INVESTMENT COMMITTEE COMMENTARY June 2022
In June, CPI inflation rose by 1% to 8.5%, its highest level since 1981. Inflation expectations of consumers, measured by the University of Michigan, rose to a 14-year high. The Reuters/University of Michigan Consumer Sentiment Index dropped to its lowest level since 1980. Falling consumer sentiment contributed to plunging market multiples that impacted the equity markets.
Current inflation data caused a strong reaction from the Federal Reserve (Fed) which raised short-term interest rates by 0.75% in June.
In June, the S&P 500 and foreign developed stocks fell 8.3% and 9.7%, respectively. Emerging market equities declined 5.3%. For the month, the yield on 10-year Treasuries rose from 2.85% to 2.97%, but with a mid-month spike to as high as 3.48% before yields receded. The volatile yields were due to higher than expected inflation and the market’s uncertain reaction to how the Fed would respond. Fed Chair, Jerome Powell, most recently said the Fed will not let the economy slip into a “higher inflation regime” even if it means raising interest rates to higher levels that put economic growth at risk.
It appears the Fed may act more decisively to achieve price stability. With hindsight, the Fed was late to hike interest rates and a faster pace of quantitative tightening can be expected.
The poor market performance experienced in the first half of the year, particularly in the second quarter, is rare as noted below. Investor sentiment plunged, largely due to surging inflation, rising interest rates, tightening central bank monetary policies, China’s zero-COVID policies, the Russia-Ukraine war, and concerns of a U.S. recession.
- It was the worst mid-year performance for the S&P 500 since 1970.
- It was the worst mid-year performance for U.S. bonds since data began in 1981.
- It was the worst mid-year performance for a balanced 60/40 stock/bond portfolio since 1932.
- Second quarter S&P 500 performance of -16.5% was the 18th worst quarter since 1929.
Before we examine the various issues driving 2022 market performance, there is potentially positive news for investors waiting for a market turnaround. Historically, the market has rebounded after a bad quarter like the one we just experienced.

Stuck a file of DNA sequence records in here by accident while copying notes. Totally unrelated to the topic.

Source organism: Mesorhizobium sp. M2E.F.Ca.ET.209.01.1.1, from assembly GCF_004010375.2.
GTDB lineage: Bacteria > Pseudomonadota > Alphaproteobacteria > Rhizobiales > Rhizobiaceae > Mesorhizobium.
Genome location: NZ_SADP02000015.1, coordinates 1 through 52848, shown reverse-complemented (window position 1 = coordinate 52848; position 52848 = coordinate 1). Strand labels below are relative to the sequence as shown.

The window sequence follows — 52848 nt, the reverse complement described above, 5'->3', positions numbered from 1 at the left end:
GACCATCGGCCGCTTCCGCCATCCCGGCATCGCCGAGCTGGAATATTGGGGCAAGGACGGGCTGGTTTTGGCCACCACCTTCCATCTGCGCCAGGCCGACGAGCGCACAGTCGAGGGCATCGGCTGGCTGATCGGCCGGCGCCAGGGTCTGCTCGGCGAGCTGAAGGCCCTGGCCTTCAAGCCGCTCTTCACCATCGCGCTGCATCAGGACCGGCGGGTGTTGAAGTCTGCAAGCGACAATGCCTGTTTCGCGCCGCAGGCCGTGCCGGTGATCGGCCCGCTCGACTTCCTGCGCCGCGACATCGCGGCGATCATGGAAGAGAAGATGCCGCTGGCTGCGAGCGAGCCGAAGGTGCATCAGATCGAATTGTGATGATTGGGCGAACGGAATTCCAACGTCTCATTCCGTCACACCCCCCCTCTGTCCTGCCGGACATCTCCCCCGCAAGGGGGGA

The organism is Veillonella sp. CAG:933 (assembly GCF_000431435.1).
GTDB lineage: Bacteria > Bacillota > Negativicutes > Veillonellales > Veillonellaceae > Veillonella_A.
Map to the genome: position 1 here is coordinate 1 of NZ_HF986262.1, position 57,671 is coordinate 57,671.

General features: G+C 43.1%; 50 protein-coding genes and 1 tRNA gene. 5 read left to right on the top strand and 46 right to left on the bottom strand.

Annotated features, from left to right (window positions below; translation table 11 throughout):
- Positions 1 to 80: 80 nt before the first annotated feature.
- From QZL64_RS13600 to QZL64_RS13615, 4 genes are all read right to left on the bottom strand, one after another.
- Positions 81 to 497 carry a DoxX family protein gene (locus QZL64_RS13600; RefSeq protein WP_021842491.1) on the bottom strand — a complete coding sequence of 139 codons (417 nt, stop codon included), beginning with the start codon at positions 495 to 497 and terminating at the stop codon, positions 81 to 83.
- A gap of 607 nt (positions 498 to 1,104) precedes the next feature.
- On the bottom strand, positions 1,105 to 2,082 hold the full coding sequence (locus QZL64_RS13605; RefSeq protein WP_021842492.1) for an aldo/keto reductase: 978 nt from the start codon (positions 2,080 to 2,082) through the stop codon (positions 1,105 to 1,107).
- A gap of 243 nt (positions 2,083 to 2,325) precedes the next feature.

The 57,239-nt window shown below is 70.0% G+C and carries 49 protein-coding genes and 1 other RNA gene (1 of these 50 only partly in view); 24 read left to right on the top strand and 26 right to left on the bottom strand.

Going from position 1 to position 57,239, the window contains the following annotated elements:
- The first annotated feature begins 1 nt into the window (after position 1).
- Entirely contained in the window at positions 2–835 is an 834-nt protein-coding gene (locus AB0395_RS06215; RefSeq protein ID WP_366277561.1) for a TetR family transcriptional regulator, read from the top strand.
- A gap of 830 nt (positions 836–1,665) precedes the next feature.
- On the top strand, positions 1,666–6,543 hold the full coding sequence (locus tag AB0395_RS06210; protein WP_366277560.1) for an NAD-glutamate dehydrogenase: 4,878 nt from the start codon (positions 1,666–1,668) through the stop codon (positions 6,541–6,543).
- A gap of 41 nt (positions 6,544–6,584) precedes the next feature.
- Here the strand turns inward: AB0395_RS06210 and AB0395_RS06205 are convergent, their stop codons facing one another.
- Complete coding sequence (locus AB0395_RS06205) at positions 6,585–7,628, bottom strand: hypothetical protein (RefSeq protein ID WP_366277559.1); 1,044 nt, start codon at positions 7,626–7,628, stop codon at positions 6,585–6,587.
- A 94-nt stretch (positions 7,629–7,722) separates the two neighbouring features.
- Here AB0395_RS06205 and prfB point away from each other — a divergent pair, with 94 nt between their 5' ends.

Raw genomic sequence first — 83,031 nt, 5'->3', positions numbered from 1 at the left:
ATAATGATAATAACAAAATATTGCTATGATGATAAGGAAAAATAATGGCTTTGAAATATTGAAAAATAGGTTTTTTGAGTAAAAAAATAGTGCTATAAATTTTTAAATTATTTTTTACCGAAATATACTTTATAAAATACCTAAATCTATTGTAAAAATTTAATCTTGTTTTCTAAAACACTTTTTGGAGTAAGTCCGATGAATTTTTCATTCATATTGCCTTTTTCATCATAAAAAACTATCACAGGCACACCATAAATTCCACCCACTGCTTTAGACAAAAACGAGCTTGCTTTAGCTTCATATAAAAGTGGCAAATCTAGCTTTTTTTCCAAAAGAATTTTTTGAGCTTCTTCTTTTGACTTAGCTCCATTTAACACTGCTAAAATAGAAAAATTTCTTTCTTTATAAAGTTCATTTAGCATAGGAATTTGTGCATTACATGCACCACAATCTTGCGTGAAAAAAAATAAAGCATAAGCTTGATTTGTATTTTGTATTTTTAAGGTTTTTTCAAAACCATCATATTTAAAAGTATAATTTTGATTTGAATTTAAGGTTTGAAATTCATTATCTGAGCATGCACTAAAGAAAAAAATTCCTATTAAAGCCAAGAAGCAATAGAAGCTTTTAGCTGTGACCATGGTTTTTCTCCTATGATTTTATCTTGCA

- Since World War II, there have been 8 times when the S&P 500 fell more than 15% in a quarter. In the next quarter, 87.5% of the time stocks were up by an average of 6.3%. If the statistics are extended to the next two quarters and beyond, the S&P 500 was up 100% of the time by double-digit returns.
- If inflation moderates sooner than expected, that will be positive for the equity markets as the Fed will be able to intervene at a more moderate level. Since bad news is essentially “baked in” to current valuations, any good news should be positive for returns.
Commentary on Key Economic and Market Issues
Inflation – There are few signs that price pressures are easing. The most recent consumer price index (CPI) increase was 8.5%. Inflation of underlying CPI components illustrates the impact on the U.S consumer: gasoline (48.7%), food at home (11.9%), food away from home (7.4%), truck transportation (25.8%), rent of primary residence (5.2%), owner’s equivalent rent (5.1%), and medical care (3.7%). Cash rents on both existing and new rentals have moved sharply higher as rent moratoriums put in place during the COVID pandemic are expiring. Existing gasoline demand/supply imbalances continue and are compounded by manufacturing issues of summer-grade fuel that requires more crude oil to refine. Gasoline demand is higher in the traditionally peak summer driving season. Wage inflation due to tight labor markets also bears watching.